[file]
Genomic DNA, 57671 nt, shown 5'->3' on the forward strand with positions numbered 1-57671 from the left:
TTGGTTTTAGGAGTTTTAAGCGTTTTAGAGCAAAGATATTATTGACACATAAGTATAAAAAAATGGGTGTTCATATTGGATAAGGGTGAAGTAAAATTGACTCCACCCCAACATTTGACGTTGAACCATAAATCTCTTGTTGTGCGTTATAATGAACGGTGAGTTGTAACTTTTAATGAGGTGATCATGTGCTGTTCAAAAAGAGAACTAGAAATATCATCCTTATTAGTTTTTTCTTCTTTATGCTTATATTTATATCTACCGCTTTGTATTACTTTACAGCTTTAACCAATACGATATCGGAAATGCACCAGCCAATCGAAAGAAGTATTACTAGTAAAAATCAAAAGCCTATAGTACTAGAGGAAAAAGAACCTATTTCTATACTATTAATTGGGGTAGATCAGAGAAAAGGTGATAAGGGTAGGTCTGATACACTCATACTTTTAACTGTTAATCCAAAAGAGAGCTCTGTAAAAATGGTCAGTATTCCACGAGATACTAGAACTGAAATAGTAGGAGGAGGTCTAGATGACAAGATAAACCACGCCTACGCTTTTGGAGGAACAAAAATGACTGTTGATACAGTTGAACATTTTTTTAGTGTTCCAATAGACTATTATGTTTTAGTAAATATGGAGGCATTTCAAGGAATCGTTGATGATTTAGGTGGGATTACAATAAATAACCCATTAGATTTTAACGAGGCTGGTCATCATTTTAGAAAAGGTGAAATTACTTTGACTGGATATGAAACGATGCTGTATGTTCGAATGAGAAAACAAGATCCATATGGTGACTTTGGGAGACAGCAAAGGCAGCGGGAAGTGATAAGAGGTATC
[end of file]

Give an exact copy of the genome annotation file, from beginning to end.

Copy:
Genomic DNA, 57671 nt, shown 5'->3' on the forward strand with positions numbered 1-57671 from the left:
TTGGTTTTAGGAGTTTTAAGCGTTTTAGAGCAAAGATATTATTGACACATAAGTATAAAAAAATGGGTGTTCATATTGGATAAGGGTGAAGTAAAATTGACTCCACCCCAACATTTGACGTTGAACCATAAATCTCTTGTTGTGCGTTATAATGAACGGTGAGTTGTAACTTTTAATGAGGTGATCATGTGCTGTTCAAAAAGAGAACTAGAAATATCATCCTTATTAGTTTTTTCTTCTTTATGCTTATATTTATATCTACCGCTTTGTATTACTTTACAGCTTTAACCAATACGATATCGGAAATGCACCAGCCAATCGAAAGAAGTATTACTAGTAAAAATCAAAAGCCTATAGTACTAGAGGAAAAAGAACCTATTTCTATACTATTAATTGGGGTAGATCAGAGAAAAGGTGATAAGGGTAGGTCTGATACACTCATACTTTTAACTGTTAATCCAAAAGAGAGCTCTGTAAAAATGGTCAGTATTCCACGAGATACTAGAACTGAAATAGTAGGAGGAGGTCTAGATGACAAGATAAACCACGCCTACGCTTTTGGAGGAACAAAAATGACTGTTGATACAGTTGAACATTTTTTTAGTGTTCCAATAGACTATTATGTTTTAGTAAATATGGAGGCATTTCAAGGAATCGTTGATGATTTAGGTGGGATTACAATAAATAACCCATTAGATTTTAACGAGGCTGGTCATCATTTTAGAAAAGGTGAAATTACTTTGACTGGATATGAAACGATGCTGTATGTTCGAATGAGAAAACAAGATCCATATGGTGACTTTGGGAGACAGCAAAGGCAGCGGGAAGTGATAAGAGGTATC